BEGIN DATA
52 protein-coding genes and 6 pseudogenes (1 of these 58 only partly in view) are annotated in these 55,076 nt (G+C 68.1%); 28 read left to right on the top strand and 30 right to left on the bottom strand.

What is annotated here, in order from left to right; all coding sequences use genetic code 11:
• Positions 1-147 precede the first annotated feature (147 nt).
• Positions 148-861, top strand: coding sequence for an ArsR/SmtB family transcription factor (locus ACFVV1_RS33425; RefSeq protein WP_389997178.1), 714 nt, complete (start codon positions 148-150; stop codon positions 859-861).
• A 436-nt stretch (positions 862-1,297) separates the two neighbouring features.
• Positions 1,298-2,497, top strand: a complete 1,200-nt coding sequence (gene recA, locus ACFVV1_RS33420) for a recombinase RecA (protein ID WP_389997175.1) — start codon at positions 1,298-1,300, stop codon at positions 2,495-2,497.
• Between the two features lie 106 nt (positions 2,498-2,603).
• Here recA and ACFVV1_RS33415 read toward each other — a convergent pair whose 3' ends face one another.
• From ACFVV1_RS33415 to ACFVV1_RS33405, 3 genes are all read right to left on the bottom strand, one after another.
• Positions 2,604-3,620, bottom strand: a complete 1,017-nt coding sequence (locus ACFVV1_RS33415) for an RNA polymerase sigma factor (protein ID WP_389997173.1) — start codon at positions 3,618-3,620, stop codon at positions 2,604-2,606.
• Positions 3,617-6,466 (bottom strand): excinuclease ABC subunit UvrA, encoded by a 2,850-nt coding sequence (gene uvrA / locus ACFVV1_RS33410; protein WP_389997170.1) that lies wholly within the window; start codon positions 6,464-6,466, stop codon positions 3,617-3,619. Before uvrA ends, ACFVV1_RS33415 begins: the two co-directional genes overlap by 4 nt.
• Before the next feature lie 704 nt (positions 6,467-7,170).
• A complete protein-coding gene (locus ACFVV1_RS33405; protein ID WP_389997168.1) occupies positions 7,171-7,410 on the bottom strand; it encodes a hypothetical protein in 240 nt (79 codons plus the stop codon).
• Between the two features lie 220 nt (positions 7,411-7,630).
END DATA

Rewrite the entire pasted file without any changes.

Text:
52 protein-coding genes and 6 pseudogenes (1 of these 58 only partly in view) are annotated in these 55,076 nt (G+C 68.1%); 28 read left to right on the top strand and 30 right to left on the bottom strand.

What is annotated here, in order from left to right; all coding sequences use genetic code 11:
• Positions 1-147 precede the first annotated feature (147 nt).
• Positions 148-861, top strand: coding sequence for an ArsR/SmtB family transcription factor (locus ACFVV1_RS33425; RefSeq protein WP_389997178.1), 714 nt, complete (start codon positions 148-150; stop codon positions 859-861).
• A 436-nt stretch (positions 862-1,297) separates the two neighbouring features.
• Positions 1,298-2,497, top strand: a complete 1,200-nt coding sequence (gene recA, locus ACFVV1_RS33420) for a recombinase RecA (protein ID WP_389997175.1) — start codon at positions 1,298-1,300, stop codon at positions 2,495-2,497.
• Between the two features lie 106 nt (positions 2,498-2,603).
• Here recA and ACFVV1_RS33415 read toward each other — a convergent pair whose 3' ends face one another.
• From ACFVV1_RS33415 to ACFVV1_RS33405, 3 genes are all read right to left on the bottom strand, one after another.
• Positions 2,604-3,620, bottom strand: a complete 1,017-nt coding sequence (locus ACFVV1_RS33415) for an RNA polymerase sigma factor (protein ID WP_389997173.1) — start codon at positions 3,618-3,620, stop codon at positions 2,604-2,606.
• Positions 3,617-6,466 (bottom strand): excinuclease ABC subunit UvrA, encoded by a 2,850-nt coding sequence (gene uvrA / locus ACFVV1_RS33410; protein WP_389997170.1) that lies wholly within the window; start codon positions 6,464-6,466, stop codon positions 3,617-3,619. Before uvrA ends, ACFVV1_RS33415 begins: the two co-directional genes overlap by 4 nt.
• Before the next feature lie 704 nt (positions 6,467-7,170).
• A complete protein-coding gene (locus ACFVV1_RS33405; protein ID WP_389997168.1) occupies positions 7,171-7,410 on the bottom strand; it encodes a hypothetical protein in 240 nt (79 codons plus the stop codon).
• Between the two features lie 220 nt (positions 7,411-7,630).